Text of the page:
She is an entertainer so durable and consistently excellent that we joke she'll outlast human civilization
By David Ferguson
In a June interview with UK chat show host Graham Norton, Cher — born Cherilyn Sarkisian some 72 years ago — talked about the public reaction to her first dramatic role as an actress.
"It was terrible, actually," she said. As she and her sister sat at a screening for another film, the trailer for 1983's "Silkwood" was greeted with hoots of derisive laughter from the audience when Cher's name appeared onscreen. "It was heartbreaking."
Critics were left laughing out of the other side of their mouths when Cher — then just a former pop star and family variety show host — was nominated for an Oscar for her poignant, nuanced portrayal of nuclear whistleblower Karen Silkwood's lesbian roommate, Dolly Pelliker.
She won a Golden Globe for that role and was nominated for a supporting actress Oscar. Later, she won a best actress Oscar for "Moonstruck" in 1986. (She's also a Tony award away from an EGOT, having won an Emmy for her 2003 Farewell tour special and a Grammy for her 2000 single "Believe," which having just mentioned it, you almost certainly will have it playing on a loop in your head for quote some time.) And this week, it was announced that she would receive the Kennedy Center Honors.
The lesson here, clearly, is not to sleep on Cher, an entertainer so durable and consistently excellent that we joke she'll outlast human civilization. At the end of time, the saying goes, there will still be cockroaches and Cher.
Cher as a person is honest and salty and opinionated in all the right ways. She's unabashedly LGBTQ positive and is the proud mom of trans activist Chaz Bono. I remember being startled one night during the Iraq War to hear her angrily calling in to C-SPAN to hold forth with real authority on the dangers posed to U.S. troops by their inadequate helmets and unarmored Humvees. (It perhaps goes without saying that her Twitter feed is as regular a delight as Carrie Fischer's once was.)
All of that is why my husband and I went to see the jukebox musical "Mamma Mia: Here We Go Again," which by all rights should have been absolute dreck — a sequel to a jukebox musical, made after all the really big ABBA hits got used up in the first movie, should really be the kind of thing you end up seeing at three in the morning whenever it comes around on STARZ.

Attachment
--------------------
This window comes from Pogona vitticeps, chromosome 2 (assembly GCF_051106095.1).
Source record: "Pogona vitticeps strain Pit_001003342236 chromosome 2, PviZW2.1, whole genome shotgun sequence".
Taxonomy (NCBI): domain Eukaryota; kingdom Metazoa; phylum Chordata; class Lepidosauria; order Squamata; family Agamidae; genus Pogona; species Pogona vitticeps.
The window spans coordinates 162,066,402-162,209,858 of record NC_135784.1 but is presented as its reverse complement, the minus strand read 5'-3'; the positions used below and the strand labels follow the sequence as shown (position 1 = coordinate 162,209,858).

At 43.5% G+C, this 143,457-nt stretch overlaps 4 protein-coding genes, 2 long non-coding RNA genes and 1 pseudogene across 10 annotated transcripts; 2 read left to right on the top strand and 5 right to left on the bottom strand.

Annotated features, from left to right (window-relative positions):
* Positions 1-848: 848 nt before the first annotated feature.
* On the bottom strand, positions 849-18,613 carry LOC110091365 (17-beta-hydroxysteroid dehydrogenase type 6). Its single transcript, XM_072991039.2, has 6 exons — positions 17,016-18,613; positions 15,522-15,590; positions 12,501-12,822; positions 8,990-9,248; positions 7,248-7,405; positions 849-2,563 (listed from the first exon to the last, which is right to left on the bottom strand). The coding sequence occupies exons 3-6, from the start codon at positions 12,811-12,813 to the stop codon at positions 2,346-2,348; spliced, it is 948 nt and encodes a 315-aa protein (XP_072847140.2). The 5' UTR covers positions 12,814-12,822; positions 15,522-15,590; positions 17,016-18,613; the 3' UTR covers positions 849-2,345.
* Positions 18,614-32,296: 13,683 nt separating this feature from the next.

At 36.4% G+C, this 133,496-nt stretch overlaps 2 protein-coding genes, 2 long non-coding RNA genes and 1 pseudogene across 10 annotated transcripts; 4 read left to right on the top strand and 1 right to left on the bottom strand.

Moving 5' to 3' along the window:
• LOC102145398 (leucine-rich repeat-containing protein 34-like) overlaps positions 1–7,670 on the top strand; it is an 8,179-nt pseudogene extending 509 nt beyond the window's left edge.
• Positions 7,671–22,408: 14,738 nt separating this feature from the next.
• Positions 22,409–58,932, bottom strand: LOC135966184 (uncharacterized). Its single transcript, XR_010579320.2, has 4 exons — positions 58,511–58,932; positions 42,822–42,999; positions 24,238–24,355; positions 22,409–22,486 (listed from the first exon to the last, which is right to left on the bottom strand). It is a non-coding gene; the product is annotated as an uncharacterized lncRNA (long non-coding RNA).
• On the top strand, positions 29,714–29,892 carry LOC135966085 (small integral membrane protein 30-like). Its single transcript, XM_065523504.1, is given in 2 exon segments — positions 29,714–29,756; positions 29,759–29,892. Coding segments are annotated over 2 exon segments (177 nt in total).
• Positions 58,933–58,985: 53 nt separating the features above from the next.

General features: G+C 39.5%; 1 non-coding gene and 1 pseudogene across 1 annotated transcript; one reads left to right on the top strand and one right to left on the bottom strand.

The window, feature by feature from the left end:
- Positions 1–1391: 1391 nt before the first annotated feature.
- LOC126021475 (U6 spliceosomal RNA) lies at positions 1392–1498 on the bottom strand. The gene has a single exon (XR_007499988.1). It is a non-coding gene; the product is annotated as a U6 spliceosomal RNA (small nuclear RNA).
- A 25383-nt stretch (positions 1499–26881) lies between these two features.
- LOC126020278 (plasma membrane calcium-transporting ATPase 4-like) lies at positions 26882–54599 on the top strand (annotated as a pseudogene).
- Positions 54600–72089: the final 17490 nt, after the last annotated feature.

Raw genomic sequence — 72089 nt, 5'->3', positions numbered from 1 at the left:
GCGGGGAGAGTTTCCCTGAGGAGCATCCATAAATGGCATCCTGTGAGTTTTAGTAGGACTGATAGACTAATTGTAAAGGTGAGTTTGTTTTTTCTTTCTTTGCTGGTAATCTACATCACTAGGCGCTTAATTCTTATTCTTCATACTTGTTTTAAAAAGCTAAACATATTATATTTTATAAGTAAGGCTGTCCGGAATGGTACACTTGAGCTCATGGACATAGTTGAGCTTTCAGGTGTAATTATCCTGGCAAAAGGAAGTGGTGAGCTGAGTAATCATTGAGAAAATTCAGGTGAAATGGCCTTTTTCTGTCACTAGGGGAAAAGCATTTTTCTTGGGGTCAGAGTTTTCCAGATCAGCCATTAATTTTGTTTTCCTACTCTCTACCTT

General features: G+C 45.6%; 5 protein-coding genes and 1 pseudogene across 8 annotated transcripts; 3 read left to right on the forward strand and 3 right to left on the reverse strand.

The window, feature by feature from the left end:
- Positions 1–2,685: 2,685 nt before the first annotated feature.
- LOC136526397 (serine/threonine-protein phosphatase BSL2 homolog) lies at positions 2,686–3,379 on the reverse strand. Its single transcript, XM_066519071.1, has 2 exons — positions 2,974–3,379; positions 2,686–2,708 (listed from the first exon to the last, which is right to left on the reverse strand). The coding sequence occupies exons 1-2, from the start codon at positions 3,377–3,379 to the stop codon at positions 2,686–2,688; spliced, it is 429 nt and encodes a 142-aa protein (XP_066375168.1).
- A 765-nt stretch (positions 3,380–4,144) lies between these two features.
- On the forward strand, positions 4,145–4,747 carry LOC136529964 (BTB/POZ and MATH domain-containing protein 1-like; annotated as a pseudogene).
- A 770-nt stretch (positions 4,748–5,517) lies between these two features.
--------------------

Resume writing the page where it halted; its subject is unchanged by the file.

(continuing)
And yet, as a friend described it, "Mamma Mia 2" was like a shot of serotonin, thanks in no small part to a platinum-wigged Cher who shows up in Act Three and walks off with the whole film by singing a mere one-and-a-half songs.
Part of it is the lady's star presence and charisma; it's simply impossible to look at anyone else when she's onscreen. The other characters all become extras as soon as Cher flies in and touches a perilously high heel to the firmament.
The other part of it is her unmistakable singing voice, as instantly recognizable as Aretha Franklin or Stevie Nicks. Cher sings in a throaty warble with a turbo-speed vibrato that rivals Freddie Mercury's and would likely drive most voice teachers wild.
And yet, it's a voice that conveys emotion like copper wires conduct electricity. Generation after generation of audiences has found something to love in it, whether she's turning out dance music — a genre she admits she dislikes — or her beloved six-string rock and roll.
On Wednesday, Cher announced the track listing of a new album of ABBA covers and chances are she will sweep whatever pop album is currently at the top of Billboard's chart out like yesterday's trash and set up a residency there, because that's what seasoned divas do. (And probably because a lot of her fans are old enough to still want to buy their music rather than steal it.)
Perhaps in these unstable, chaotic times, the reason that everyone loves Cher is that she gives us something to hang on to. She is a kind of anti-Trump, if only in that she has made deft use of both Twitter and anti-aging regimens. She is consistent and dependable and highly unlikely to turn to drugs, shave her head or attack the paparazzi with an umbrella. She is more Cher-like than even her most deft impersonators, and increasingly more so with each passing year (none of which currently show on her visage).
Whether she's burning up the red carpet in a Bob Mackie headdress, straddling a cannon on a battleship in thigh-high fishnets, touring exhaustively or blasting President Trump on Twitter, Cher is the true definition of a cultural warrior. For half a century, she has presented to the world the image of a woman in control, working her particular magic on film, in the studio, on the road or just on Graham Norton's couch.
I truly hope I get to stick around with her and the roaches.
David Ferguson is the host of The TRex Report podcast and lead singer of the rock band Kompromat. He lives in north Georgia with his husband and four rescue cats.
This article originally appeared on NBC News' Think. Opinions expressed in View articles do not reflect those of euronews.